As you read this article, chances are, that you have a tab opened of either Facebook, Twitter or any other popular social media platform and you’re now planning to check your phone, which sits over your head while you sleep, as it constantly beeps and buzzes away with messages, as they keep flowing in. ‘Plugged in, connected and updated’, but really?

I write this to express as to why all those devices of technology that are meant to keep us connected to millions at once are in reality making us believe in an illusion of companionship and why it’s disturbing to see 11 year olds resting their heads over 4’’ inch screens of their smart phones while bragging about how many friends they have on Facebook. Don’t get me wrong, this is not me bashing technology. Technology and its developments are great and powerful. They have made us see and reach places that we couldn't even imagine a few years back and have brought people closer regardless of geographical boundaries’. It’s been phenomenal, no doubts. However, this is me telling of how too much of a dependency (which is a sad reality of our updated lives, today), is ironically making us more lonely and anti-social and we’re ultimately losing at the end of this process.
A person’s life comprises of real connections, interactions and experiences, or, that’s how it used to be. There was a time when we actually wanted to go out, meet people and have heart to heart conversations with our loved ones. But now we’d just drop in a ‘HI, WHATS UP?’ to stay connected. This is all but in name a ‘relation’ you’re trying to keep. Let’s not fool ourselves with this image of us being ‘social’, it’s an illusion. We in a lot of ways are modifying the kind of relationships’ we have with people, which in fact, is taking away from the real delight of being ‘social’. Agree or disagree, we’re all becoming ‘social’ recluses. Majority of people, be it teenagers or even those from yesteryear generations (yes, they’re catching up on technology too) have this growing constant need to be in touch via social media, to satisfy their urge of superficial interactions. Even when sitting with friends and family, it’s not an uncommon sight of seeing people checking their Instagram, or Facebook or texting others. We’re growing distant to each other and the quality of human relationships and conversations is deteriorating drastically. Furthermore, this obsession is also affecting our ability to spend time with ‘ourselves’. We don’t seem to be comfortable in ‘solitude’. We knowingly or unknowingly always want to be connected and fill empty moments with random conversations with even more random people. We are happier chatting to strangers while sitting in front of our glorious laptop screens while giving out an impression of ourselves that is more often than not untrue.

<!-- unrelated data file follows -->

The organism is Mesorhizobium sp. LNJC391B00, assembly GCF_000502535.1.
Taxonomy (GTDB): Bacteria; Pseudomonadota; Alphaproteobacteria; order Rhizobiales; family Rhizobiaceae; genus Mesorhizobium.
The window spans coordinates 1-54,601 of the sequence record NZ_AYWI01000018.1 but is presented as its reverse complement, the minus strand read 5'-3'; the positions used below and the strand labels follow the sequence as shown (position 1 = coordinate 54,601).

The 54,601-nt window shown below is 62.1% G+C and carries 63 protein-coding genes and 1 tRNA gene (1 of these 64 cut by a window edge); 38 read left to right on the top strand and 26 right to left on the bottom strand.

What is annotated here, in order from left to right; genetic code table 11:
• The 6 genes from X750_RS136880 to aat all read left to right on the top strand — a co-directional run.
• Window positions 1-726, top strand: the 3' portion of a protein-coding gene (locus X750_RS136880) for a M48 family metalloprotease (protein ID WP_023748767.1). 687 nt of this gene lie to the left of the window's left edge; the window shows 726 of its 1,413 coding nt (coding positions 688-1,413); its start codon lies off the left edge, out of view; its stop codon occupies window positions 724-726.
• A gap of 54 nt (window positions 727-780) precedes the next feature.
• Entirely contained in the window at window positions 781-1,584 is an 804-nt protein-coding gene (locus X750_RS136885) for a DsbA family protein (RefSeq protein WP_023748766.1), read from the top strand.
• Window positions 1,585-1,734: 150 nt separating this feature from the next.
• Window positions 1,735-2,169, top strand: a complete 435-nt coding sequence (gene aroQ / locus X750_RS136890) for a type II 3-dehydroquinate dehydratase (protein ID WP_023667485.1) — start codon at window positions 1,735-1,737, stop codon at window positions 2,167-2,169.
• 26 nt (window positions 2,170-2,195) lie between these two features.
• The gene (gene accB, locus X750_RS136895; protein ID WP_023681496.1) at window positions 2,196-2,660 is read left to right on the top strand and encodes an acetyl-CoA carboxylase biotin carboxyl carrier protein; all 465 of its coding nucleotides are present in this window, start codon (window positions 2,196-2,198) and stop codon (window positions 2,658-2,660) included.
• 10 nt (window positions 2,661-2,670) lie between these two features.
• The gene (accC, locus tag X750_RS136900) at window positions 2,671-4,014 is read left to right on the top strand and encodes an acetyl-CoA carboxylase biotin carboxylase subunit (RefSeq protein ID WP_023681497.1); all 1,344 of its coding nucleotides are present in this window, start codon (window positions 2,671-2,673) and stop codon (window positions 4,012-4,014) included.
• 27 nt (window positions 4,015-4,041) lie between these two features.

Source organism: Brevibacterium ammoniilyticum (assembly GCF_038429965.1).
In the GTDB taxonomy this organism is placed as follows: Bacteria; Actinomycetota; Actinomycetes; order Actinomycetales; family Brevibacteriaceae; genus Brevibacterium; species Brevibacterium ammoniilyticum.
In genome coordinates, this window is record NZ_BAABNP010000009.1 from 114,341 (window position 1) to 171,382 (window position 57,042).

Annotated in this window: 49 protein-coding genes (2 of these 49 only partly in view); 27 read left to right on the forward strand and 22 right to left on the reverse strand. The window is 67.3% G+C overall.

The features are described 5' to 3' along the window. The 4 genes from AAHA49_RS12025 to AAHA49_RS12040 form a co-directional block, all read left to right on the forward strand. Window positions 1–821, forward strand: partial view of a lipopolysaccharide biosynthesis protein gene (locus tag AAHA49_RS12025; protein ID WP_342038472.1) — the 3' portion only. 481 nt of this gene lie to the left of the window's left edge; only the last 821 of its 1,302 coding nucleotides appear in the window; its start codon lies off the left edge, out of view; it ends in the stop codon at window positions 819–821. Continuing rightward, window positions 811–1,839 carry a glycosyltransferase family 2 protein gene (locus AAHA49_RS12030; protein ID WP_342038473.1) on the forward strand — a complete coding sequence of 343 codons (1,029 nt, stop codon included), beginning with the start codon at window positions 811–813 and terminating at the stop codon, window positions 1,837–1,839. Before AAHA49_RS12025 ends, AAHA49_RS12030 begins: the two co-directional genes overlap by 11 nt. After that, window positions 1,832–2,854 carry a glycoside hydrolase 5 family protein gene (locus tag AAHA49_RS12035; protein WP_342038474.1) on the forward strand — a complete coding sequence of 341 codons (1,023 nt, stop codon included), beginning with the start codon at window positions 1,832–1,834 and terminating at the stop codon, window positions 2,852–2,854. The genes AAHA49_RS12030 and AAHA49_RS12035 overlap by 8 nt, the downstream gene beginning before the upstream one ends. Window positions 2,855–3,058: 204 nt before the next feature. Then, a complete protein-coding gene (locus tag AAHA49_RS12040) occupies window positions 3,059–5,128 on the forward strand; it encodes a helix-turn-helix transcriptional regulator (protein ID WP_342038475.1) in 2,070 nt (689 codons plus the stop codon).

So, what one should take away from this is, let’s not make interactions and connections through technology a part of your every waking moment. Real connections are what impart long term happiness. Go around, observe people, have conversations over a cup of coffee, read a book, find a hobby and better yourself. Social networking is crucial, but it shouldn't be the dictating force that guides all your interactions with people. That’s selfish. Moreover, take time to feed relations which will stand by you or have stood by you (your 3 AM friends or your family) because they make your life worthwhile.

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